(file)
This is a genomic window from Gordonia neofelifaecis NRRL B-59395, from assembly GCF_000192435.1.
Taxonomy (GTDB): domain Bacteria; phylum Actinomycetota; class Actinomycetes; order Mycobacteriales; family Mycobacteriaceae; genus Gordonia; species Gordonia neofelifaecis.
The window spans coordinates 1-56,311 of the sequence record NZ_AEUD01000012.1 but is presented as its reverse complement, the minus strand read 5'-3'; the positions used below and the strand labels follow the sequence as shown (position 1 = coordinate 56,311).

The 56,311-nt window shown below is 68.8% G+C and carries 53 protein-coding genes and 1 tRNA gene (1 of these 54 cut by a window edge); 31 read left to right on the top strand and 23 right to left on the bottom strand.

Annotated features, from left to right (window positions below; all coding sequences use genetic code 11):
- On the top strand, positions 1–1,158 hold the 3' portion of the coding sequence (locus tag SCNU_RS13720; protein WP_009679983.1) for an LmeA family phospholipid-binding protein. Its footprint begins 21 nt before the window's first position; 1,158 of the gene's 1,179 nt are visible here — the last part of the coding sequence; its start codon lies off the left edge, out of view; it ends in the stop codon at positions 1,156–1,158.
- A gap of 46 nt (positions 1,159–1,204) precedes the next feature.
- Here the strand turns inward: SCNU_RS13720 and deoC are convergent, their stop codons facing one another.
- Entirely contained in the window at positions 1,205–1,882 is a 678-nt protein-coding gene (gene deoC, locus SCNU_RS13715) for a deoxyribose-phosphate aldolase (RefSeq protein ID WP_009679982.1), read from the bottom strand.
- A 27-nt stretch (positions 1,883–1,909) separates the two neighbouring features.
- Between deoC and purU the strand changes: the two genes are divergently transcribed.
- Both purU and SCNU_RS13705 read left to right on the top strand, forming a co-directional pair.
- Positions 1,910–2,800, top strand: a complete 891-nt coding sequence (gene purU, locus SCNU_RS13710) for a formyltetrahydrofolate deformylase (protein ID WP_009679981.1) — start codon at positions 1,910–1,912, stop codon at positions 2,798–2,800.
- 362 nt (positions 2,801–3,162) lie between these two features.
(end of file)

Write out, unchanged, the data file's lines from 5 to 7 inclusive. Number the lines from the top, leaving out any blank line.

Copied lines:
Annotated features, from left to right (window positions below; all coding sequences use genetic code 11):
- On the top strand, positions 1–1,158 hold the 3' portion of the coding sequence (locus tag SCNU_RS13720; protein WP_009679983.1) for an LmeA family phospholipid-binding protein. Its footprint begins 21 nt before the window's first position; 1,158 of the gene's 1,179 nt are visible here — the last part of the coding sequence; its start codon lies off the left edge, out of view; it ends in the stop codon at positions 1,156–1,158.
- A gap of 46 nt (positions 1,159–1,204) precedes the next feature.